P396 COVID-19 pandemic-related endoscopy delays did not translate to deleterious outcomes for patients with Inflammatory Bowel Disease: A retrospective cohort study
Chambers, J.(1);Gurpreet, M.(1);Maria, M.(1);Reena, K.(1);Aze Suzanne, W.(1);
(1)Western University, Medicine, London, Canada;
Inflammatory Bowel Disease (IBD) patients require frequent endoscopies for disease assessment and confirmation of remission, making it a crucial component in their management. It is unknown if measures put in place to reduce the spread of the virus SARS-CoV-2, including the delay of non-urgent IBD patient endoscopy, resulted in more deleterious outcomes for patients with IBD. Therefore, we aimed to determine if delays in endoscopy during the COVID-19 pandemic were associated with an increased risk of adverse IBD outcomes (emergency room, ER presentation, hospitalization, surgery or escalation of drug therapy).
A retrospective cohort study was performed in IBD patients receiving outpatient endoscopies between March and August 2019 (pre-COVID-19 pandemic) and 2020 (during the COVID-19 pandemic) at two tertiary care centers affiliated with Western University, London, Canada. Data pertaining to endoscopy timing, IBD drug prescription, ER attendance, hospitalization, and surgery were collected.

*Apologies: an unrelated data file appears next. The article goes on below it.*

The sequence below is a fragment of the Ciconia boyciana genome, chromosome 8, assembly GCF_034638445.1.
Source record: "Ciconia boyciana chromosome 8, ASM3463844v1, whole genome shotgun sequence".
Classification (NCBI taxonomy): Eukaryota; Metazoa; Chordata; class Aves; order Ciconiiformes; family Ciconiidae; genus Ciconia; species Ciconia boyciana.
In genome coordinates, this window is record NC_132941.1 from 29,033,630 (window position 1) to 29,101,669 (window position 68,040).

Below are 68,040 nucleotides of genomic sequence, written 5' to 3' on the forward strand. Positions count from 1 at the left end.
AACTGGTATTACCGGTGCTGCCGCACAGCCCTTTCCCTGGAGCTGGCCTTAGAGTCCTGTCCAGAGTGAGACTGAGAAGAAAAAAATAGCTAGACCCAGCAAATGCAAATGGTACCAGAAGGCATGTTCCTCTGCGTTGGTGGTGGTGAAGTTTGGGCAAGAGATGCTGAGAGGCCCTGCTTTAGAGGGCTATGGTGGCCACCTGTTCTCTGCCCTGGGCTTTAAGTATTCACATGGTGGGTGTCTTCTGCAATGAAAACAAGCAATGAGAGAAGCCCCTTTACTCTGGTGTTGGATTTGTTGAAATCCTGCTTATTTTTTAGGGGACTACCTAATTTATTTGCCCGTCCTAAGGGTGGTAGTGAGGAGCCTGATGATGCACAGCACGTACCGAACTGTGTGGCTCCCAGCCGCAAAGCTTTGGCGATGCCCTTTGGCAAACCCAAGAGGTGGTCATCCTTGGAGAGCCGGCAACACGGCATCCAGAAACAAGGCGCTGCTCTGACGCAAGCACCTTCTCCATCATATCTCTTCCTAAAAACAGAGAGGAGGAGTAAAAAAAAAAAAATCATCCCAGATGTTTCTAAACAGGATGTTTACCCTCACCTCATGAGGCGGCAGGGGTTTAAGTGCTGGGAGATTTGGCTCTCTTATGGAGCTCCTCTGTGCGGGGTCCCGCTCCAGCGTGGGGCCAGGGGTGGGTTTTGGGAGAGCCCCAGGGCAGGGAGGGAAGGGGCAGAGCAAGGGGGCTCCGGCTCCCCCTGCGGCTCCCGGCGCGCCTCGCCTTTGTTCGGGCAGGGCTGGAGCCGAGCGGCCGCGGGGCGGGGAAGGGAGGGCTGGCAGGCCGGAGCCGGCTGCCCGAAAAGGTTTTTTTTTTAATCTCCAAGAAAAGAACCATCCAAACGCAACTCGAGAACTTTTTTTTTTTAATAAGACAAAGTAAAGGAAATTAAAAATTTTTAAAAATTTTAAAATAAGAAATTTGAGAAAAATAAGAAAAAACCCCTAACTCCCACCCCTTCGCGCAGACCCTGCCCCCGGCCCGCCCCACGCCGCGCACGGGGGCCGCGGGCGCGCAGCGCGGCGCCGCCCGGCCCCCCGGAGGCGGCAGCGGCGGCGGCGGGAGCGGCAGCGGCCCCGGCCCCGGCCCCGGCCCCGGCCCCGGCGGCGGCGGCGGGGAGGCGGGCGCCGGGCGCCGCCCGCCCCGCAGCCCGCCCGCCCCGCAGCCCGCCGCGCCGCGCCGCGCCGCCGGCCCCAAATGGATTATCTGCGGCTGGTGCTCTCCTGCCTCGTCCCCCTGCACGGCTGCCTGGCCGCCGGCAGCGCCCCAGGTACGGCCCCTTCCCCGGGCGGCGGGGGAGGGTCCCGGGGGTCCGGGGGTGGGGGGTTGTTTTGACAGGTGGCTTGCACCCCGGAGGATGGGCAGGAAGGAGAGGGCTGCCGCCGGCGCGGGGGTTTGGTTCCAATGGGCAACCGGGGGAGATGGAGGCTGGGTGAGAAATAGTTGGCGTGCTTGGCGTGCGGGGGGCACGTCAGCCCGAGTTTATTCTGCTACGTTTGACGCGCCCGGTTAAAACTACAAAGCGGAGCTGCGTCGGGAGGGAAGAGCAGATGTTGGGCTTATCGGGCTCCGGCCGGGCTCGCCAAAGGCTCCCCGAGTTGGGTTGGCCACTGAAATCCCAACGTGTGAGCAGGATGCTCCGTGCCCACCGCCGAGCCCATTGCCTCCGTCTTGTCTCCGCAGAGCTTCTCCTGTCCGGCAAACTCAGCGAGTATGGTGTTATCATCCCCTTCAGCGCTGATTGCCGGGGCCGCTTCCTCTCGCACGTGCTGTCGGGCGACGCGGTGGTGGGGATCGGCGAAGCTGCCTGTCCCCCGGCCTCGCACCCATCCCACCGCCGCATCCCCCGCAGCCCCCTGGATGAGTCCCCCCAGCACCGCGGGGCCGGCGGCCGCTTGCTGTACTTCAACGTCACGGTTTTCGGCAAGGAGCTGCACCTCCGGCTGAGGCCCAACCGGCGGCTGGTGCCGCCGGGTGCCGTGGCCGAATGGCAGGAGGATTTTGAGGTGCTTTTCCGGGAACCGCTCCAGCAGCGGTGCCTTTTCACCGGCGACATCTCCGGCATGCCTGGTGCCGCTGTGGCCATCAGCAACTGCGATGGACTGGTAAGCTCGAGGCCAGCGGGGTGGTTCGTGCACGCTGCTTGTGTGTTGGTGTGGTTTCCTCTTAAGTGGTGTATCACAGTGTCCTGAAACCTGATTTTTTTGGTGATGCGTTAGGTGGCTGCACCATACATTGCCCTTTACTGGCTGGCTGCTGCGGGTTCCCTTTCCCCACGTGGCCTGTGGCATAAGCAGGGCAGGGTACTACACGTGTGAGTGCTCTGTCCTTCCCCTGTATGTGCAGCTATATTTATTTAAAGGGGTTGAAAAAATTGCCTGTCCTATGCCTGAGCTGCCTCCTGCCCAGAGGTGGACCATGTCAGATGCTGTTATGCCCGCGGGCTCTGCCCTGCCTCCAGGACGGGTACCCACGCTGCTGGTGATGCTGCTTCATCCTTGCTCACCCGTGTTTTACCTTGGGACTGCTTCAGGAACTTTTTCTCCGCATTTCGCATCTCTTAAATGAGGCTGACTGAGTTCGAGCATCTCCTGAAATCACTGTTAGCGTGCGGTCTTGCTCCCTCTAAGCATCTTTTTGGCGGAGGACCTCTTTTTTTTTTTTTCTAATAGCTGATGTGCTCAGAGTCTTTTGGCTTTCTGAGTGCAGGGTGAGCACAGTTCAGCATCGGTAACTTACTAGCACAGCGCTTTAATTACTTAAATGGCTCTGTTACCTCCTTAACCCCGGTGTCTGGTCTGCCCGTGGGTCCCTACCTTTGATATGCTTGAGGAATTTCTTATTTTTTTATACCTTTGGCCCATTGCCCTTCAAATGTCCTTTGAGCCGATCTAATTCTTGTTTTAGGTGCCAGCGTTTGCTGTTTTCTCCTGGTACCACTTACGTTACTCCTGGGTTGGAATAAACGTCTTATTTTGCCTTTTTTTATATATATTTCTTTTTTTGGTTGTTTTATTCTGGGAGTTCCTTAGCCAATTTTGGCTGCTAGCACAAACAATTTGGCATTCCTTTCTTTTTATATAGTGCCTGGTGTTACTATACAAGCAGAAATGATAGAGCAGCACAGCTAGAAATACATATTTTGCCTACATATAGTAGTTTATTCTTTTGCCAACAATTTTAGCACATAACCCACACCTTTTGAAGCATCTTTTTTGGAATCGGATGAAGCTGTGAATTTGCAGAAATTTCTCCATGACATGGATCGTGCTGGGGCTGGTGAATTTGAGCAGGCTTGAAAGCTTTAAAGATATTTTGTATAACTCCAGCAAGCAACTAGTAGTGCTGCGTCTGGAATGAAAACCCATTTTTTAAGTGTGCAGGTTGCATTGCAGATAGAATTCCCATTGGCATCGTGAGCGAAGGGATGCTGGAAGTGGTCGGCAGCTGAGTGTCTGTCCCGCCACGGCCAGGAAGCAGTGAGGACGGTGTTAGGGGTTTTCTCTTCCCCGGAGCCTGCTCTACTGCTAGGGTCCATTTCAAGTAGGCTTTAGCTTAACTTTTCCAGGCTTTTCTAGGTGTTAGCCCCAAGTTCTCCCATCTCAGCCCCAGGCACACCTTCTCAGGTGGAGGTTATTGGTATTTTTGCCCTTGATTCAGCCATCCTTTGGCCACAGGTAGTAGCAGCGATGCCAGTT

A total of 1160 endoscopies (2019, n=718; 2020, n=442) occurred across 1083 patients (2019, n=669; 2020, n=414). More endoscopies were delayed in 2020 than 2019 (26.7% vs. 9.7% respectively, p<0.0001) and for longer 56 days (IQR=63) in 2020 vs. 30 days (IQR=42) in 2019. No differences were seen in the baseline demographic characteristics based on cohort year or occurrence of endoscopy delay. Also, rurality, sex, IBD type, and age were not associated with a delay in endoscopy. It was found that endoscopy delay was not associated with an increased risk of an adverse IBD outcome (composite outcome of emergency room presentation, ER presentation, hospitalization, surgery or escalation of drug therapy) (RR 1.23, p=0.20).
A greater proportion of delays in endoscopy were observed during the COVID-19 pandemic; however, delays in general were not associated with more adverse IBD outcomes, and were found to be associated with less deleterious IBD outcomes. This may reflect the accurate and preferential triage of more severe IBD patients to endoscopic assessments.